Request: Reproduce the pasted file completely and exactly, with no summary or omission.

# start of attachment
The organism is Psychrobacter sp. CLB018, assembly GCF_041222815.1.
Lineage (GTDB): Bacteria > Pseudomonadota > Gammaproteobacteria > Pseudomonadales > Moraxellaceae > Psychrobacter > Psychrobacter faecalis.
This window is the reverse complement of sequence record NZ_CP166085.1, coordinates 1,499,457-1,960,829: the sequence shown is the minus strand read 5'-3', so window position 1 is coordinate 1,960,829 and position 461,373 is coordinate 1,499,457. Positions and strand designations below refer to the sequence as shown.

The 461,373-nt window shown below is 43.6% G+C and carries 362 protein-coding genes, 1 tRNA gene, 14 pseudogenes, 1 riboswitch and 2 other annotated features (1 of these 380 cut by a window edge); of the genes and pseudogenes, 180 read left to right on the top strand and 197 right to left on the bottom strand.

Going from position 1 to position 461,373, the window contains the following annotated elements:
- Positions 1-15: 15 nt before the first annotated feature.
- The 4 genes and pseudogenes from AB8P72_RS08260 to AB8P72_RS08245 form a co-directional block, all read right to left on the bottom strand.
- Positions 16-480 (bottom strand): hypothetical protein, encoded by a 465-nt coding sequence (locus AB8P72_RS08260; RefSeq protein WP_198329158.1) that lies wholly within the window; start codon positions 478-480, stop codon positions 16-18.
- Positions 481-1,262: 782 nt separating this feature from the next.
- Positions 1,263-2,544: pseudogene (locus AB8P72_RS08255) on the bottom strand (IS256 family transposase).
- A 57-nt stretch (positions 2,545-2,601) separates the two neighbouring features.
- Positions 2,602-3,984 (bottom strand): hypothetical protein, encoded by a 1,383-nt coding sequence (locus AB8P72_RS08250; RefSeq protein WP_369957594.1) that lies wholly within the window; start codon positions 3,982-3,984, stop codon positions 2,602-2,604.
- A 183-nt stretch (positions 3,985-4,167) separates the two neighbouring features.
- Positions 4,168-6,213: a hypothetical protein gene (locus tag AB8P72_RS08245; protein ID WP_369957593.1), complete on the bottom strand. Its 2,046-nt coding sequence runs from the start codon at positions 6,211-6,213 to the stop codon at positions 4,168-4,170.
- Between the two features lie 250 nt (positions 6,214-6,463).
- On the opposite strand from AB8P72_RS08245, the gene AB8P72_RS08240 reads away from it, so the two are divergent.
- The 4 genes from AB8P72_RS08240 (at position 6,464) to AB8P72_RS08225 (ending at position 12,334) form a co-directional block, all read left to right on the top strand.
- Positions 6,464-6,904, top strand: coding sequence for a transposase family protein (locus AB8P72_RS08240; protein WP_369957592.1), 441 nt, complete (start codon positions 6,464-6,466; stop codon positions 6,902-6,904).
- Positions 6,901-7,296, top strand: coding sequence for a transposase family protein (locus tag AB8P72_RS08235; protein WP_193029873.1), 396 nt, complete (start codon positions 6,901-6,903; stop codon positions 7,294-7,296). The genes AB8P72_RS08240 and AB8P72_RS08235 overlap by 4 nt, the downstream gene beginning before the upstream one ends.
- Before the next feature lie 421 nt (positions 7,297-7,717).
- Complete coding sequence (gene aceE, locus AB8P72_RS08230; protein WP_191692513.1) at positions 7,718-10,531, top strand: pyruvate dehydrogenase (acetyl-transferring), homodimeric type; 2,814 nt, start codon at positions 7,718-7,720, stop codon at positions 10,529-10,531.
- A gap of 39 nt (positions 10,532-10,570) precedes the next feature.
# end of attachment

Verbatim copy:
The organism is Psychrobacter sp. CLB018, assembly GCF_041222815.1.
Lineage (GTDB): Bacteria > Pseudomonadota > Gammaproteobacteria > Pseudomonadales > Moraxellaceae > Psychrobacter > Psychrobacter faecalis.
This window is the reverse complement of sequence record NZ_CP166085.1, coordinates 1,499,457-1,960,829: the sequence shown is the minus strand read 5'-3', so window position 1 is coordinate 1,960,829 and position 461,373 is coordinate 1,499,457. Positions and strand designations below refer to the sequence as shown.

The 461,373-nt window shown below is 43.6% G+C and carries 362 protein-coding genes, 1 tRNA gene, 14 pseudogenes, 1 riboswitch and 2 other annotated features (1 of these 380 cut by a window edge); of the genes and pseudogenes, 180 read left to right on the top strand and 197 right to left on the bottom strand.

Going from position 1 to position 461,373, the window contains the following annotated elements:
- Positions 1-15: 15 nt before the first annotated feature.
- The 4 genes and pseudogenes from AB8P72_RS08260 to AB8P72_RS08245 form a co-directional block, all read right to left on the bottom strand.
- Positions 16-480 (bottom strand): hypothetical protein, encoded by a 465-nt coding sequence (locus AB8P72_RS08260; RefSeq protein WP_198329158.1) that lies wholly within the window; start codon positions 478-480, stop codon positions 16-18.
- Positions 481-1,262: 782 nt separating this feature from the next.
- Positions 1,263-2,544: pseudogene (locus AB8P72_RS08255) on the bottom strand (IS256 family transposase).
- A 57-nt stretch (positions 2,545-2,601) separates the two neighbouring features.
- Positions 2,602-3,984 (bottom strand): hypothetical protein, encoded by a 1,383-nt coding sequence (locus AB8P72_RS08250; RefSeq protein WP_369957594.1) that lies wholly within the window; start codon positions 3,982-3,984, stop codon positions 2,602-2,604.
- A 183-nt stretch (positions 3,985-4,167) separates the two neighbouring features.
- Positions 4,168-6,213: a hypothetical protein gene (locus tag AB8P72_RS08245; protein ID WP_369957593.1), complete on the bottom strand. Its 2,046-nt coding sequence runs from the start codon at positions 6,211-6,213 to the stop codon at positions 4,168-4,170.
- Between the two features lie 250 nt (positions 6,214-6,463).
- On the opposite strand from AB8P72_RS08245, the gene AB8P72_RS08240 reads away from it, so the two are divergent.
- The 4 genes from AB8P72_RS08240 (at position 6,464) to AB8P72_RS08225 (ending at position 12,334) form a co-directional block, all read left to right on the top strand.
- Positions 6,464-6,904, top strand: coding sequence for a transposase family protein (locus AB8P72_RS08240; protein WP_369957592.1), 441 nt, complete (start codon positions 6,464-6,466; stop codon positions 6,902-6,904).
- Positions 6,901-7,296, top strand: coding sequence for a transposase family protein (locus tag AB8P72_RS08235; protein WP_193029873.1), 396 nt, complete (start codon positions 6,901-6,903; stop codon positions 7,294-7,296). The genes AB8P72_RS08240 and AB8P72_RS08235 overlap by 4 nt, the downstream gene beginning before the upstream one ends.
- Before the next feature lie 421 nt (positions 7,297-7,717).
- Complete coding sequence (gene aceE, locus AB8P72_RS08230; protein WP_191692513.1) at positions 7,718-10,531, top strand: pyruvate dehydrogenase (acetyl-transferring), homodimeric type; 2,814 nt, start codon at positions 7,718-7,720, stop codon at positions 10,529-10,531.
- A gap of 39 nt (positions 10,532-10,570) precedes the next feature.